Excellent at putting pressure on myself to maintain excellence. A straight-A student. A winner of awards. Phi Beta Kappa. Summa cum laude. Looking like a Christmas tree on graduation, adorned with a dozen tassels. During graduate school, winning the big prizes in teaching and writing. An ongoing involvement in worldly affairs.

persistence in knowing the Self

Addicted to pleasing others. Addicted to being taken seriously. Addicted to validation. Addicted to recognition. Addicted to excellence.

and an awareness of the goal of knowing—

And now, ten minutes in balasana.

all this is called true knowledge;

Thank Shanti and Shiva for poetry and Italy. For the hippies and a plain natural beauty. Thank Whitman for the aroma of armpits and the body being part of the earth. Thank yoga asana for hunger no longer being hunger.

what differs from it is called ignorance.

The greatest terrors of the Anthropocene echo and manifest in the fears and cravings of my own mind. They are perpetuated by each and every action. The psychological dimensions of sustainability are just opening up. The old questions and values are surfacing again. It’s time for less consuming, to shed the old ignorance. It’s time to save and store energy. It’s time to accept responsibility.

I will teach you what should be known;

It’s time for the wisdom of the Tao and of the Gita. It’s time for a turning. Time to switch the televisions off and to let the smart phones break and remain broken. It’s time to turn away from the media and market. Sing songs for mindfulness and a revival of therapeutic philosophy.

knowing it, you are immortal;

And so, some more time in child’s pose. Legs up against the wall. A backbend as a reminder of release and a headstand to flood the anxious edge with warmth. I’ve learned I can have these things just about anywhere and they don’t have a carbon footprint. Balasana. As much child’s pose as I want. No one is stopping me. It’s here. It’s right now. The supreme reality—right here—within me.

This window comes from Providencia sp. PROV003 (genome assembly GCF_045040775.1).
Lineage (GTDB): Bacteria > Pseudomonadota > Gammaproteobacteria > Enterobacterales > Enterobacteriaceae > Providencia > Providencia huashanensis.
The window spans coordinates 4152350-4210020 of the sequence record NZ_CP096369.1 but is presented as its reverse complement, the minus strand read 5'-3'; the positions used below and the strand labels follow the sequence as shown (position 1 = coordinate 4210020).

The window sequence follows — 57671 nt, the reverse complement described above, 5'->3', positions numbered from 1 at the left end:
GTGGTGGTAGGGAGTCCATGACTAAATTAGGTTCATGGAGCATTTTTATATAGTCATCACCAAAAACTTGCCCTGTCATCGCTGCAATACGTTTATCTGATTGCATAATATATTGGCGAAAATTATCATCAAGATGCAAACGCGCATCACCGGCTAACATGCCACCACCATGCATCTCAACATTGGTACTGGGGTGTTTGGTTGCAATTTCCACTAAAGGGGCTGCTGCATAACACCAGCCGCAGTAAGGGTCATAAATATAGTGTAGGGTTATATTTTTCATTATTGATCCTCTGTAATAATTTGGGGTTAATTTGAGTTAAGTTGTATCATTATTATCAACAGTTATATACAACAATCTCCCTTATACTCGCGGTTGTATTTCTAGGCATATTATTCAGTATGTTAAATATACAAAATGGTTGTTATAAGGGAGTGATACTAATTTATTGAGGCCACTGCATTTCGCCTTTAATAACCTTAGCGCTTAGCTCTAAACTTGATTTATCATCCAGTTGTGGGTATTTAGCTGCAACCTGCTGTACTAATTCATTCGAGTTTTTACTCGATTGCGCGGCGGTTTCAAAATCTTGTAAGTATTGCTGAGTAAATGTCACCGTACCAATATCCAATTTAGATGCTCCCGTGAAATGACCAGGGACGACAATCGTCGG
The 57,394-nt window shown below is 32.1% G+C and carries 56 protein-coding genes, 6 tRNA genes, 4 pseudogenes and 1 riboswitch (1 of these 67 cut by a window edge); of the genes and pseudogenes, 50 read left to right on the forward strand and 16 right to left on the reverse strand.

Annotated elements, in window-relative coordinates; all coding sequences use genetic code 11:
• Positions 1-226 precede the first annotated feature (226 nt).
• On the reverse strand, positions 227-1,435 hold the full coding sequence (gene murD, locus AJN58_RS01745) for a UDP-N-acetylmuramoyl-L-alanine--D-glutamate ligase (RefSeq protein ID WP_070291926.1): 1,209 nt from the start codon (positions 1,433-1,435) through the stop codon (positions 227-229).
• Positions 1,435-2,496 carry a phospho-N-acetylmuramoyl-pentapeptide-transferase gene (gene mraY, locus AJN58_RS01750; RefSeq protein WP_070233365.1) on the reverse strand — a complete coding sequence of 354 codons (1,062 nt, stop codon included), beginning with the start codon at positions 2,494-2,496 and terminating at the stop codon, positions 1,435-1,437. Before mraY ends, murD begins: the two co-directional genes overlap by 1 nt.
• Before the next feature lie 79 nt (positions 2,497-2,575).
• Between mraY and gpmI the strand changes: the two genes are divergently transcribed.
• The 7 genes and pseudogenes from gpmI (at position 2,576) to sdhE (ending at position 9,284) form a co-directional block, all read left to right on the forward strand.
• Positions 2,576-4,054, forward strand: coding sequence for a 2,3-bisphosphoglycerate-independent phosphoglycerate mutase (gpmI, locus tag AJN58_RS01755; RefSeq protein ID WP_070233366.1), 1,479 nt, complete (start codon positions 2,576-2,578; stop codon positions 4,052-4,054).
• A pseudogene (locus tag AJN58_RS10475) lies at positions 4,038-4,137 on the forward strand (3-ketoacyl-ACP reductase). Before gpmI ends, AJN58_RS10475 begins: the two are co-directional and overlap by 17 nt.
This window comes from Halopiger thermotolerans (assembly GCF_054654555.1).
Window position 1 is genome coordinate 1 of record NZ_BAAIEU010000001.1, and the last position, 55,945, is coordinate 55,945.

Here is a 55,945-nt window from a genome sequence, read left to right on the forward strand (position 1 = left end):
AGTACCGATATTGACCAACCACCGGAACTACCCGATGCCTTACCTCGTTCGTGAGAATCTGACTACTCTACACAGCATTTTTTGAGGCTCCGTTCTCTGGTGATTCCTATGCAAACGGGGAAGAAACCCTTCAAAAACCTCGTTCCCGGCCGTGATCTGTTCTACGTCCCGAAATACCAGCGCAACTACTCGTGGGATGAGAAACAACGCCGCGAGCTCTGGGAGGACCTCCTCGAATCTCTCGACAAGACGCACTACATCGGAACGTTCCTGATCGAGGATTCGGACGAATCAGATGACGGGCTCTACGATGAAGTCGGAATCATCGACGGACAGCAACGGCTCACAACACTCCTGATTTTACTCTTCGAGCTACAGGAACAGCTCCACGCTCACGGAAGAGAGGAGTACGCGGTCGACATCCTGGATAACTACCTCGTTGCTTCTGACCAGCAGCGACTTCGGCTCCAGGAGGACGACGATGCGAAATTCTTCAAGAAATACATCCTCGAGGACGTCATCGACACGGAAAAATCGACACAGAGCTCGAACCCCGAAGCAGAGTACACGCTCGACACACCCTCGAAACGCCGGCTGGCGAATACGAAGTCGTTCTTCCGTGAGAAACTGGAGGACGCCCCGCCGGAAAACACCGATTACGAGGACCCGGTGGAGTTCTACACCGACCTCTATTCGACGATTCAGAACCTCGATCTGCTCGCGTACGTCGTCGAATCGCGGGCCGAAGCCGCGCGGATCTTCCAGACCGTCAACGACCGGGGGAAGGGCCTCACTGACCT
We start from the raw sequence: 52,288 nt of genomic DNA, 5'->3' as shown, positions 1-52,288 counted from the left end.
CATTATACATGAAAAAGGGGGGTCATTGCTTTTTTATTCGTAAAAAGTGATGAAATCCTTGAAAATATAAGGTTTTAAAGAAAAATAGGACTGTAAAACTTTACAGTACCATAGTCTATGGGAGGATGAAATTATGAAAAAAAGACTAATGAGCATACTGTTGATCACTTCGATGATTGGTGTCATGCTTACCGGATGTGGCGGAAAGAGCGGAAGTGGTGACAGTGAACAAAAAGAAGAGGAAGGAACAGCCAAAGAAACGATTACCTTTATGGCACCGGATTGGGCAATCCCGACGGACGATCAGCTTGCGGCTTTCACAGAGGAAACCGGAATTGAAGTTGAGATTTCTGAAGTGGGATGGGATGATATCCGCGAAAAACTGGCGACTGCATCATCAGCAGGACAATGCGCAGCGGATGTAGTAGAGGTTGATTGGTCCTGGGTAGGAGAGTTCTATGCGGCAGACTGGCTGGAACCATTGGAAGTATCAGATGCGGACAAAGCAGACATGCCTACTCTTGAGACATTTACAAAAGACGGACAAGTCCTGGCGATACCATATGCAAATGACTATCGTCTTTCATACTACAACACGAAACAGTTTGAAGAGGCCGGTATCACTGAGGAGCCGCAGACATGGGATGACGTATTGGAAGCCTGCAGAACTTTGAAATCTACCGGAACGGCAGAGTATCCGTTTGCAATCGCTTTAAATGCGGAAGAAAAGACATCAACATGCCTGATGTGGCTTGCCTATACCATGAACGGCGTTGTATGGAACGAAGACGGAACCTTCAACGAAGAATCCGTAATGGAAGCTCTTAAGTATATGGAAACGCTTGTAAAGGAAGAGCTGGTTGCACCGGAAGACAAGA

It is the supreme reality,

A craving is no longer a craving. Rather, a resting. A breathing. The conservation

which transcends both being and nonbeing.1

of energy.


1 The italicized passage comes from Chapter 13 of Stephen Mitchell’s translation of The Bhagavad Gita (New York:Harmony Books, 2002).



Jesse Curran holds a PhD in English from Stony Brook University and is an educator, gardener, and yoga instructor. Her poetry and essays have been published in numerous journals including, The Emily Dickinson Journal, The Journal of Sustainability Education, Green Humanities, Blueline, The Fourth River, About Place Journal, Lime Hawk, Spillway, and The Common Ground Review.

Rachel Eastman is a native of Maine, graduating with honors from Maine College of Art, where she worked with Johnnie Winona Ross, Ed Douglas, and Honour Mack. She later attended Vermont Studio Center, working with Wolf Kahn and Lois Dodd, as well as conducting independent studies in Paris, London, and The Barre Center for Buddhist Studies. In recent years, Eastman’s interest in Eastern Philosophy,and Romanticism have begun to merge with perennial influences Joseph Mallord William Turner, Frederic Church, and Mark Rothko as her passion for color and light meet the Maine coastline. Currently maintaining studios from the ocean’s edge in Biddeford, Maine,and from the majestic vista views of Evan’s Notch Chatham, in New Hampshire.

A Look at Cecco d’Ascoli’s Book of Beasts

Professor Diane Murphy

Cecco d’Ascoli’s Book of Beasts

The medieval bestiary, literally a “book of beasts,” is a collection of animal lore that combines observations about the natural world with moral lessons.  Bestiaries form part of a literary tradition that can be traced back to earlier genres such as Aesop’s fables.  The concept that nature provides us with models for ethical behavior was probably transmitted orally, however, through proverbs and stories told to children. In the Middle Ages, the descriptions of fauna, both real and mythical, were often rhymed and accompanied by whimsical illustrations that continue to fascinate audiences of all ages. 

Manuscripts were expensive in the period during which they had to be painstakingly copied by hand. The popularity of bestiaries is attested by the fact that almost every noble family and religious institution in Europe possessed one in their private libraries. With the invention of the printing press in the fifteenth century, books could be mass produced, but they were still considered luxury items.  Even a famous artist like Leonardo da Vinci could afford only a modest collection of approximately forty titles.  The list for his library includes a reference to Cecco d’Ascoli, author of the Acerba, which contains a bestiary section that some scholars believe was used as the source for Da Vinci’s own version.